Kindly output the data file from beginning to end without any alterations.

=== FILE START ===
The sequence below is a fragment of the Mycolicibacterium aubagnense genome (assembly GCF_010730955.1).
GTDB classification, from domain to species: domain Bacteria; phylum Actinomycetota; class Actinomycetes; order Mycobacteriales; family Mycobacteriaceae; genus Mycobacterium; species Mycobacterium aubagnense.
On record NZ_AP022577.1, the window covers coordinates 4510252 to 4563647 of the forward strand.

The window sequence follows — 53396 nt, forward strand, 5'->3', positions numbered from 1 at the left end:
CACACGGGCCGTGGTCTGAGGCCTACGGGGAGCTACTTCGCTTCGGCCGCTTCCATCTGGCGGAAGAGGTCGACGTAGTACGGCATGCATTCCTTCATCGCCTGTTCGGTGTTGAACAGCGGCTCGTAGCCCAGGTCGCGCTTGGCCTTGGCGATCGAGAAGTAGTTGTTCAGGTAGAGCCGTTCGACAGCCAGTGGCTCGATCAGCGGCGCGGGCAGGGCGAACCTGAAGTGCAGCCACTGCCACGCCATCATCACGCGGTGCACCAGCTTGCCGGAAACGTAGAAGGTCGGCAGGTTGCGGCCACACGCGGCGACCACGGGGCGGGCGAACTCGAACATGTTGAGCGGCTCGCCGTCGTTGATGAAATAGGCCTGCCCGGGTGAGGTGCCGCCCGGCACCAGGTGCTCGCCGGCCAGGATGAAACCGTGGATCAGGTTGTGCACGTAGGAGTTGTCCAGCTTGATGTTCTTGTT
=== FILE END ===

The sequence below is a fragment of the Mycolicibacterium aubagnense genome (assembly GCF_010730955.1).
GTDB classification, from domain to species: domain Bacteria; phylum Actinomycetota; class Actinomycetes; order Mycobacteriales; family Mycobacteriaceae; genus Mycobacterium; species Mycobacterium aubagnense.
On record NZ_AP022577.1, the window covers coordinates 4510252 to 4563647 of the forward strand.

The window sequence follows — 53396 nt, forward strand, 5'->3', positions numbered from 1 at the left end:
CACACGGGCCGTGGTCTGAGGCCTACGGGGAGCTACTTCGCTTCGGCCGCTTCCATCTGGCGGAAGAGGTCGACGTAGTACGGCATGCATTCCTTCATCGCCTGTTCGGTGTTGAACAGCGGCTCGTAGCCCAGGTCGCGCTTGGCCTTGGCGATCGAGAAGTAGTTGTTCAGGTAGAGCCGTTCGACAGCCAGTGGCTCGATCAGCGGCGCGGGCAGGGCGAACCTGAAGTGCAGCCACTGCCACGCCATCATCACGCGGTGCACCAGCTTGCCGGAAACGTAGAAGGTCGGCAGGTTGCGGCCACACGCGGCGACCACGGGGCGGGCGAACTCGAACATGTTGAGCGGCTCGCCGTCGTTGATGAAATAGGCCTGCCCGGGTGAGGTGCCGCCCGGCACCAGGTGCTCGCCGGCCAGGATGAAACCGTGGATCAGGTTGTGCACGTAGGAGTTGTCCAGCTTGATGTTCTTGTT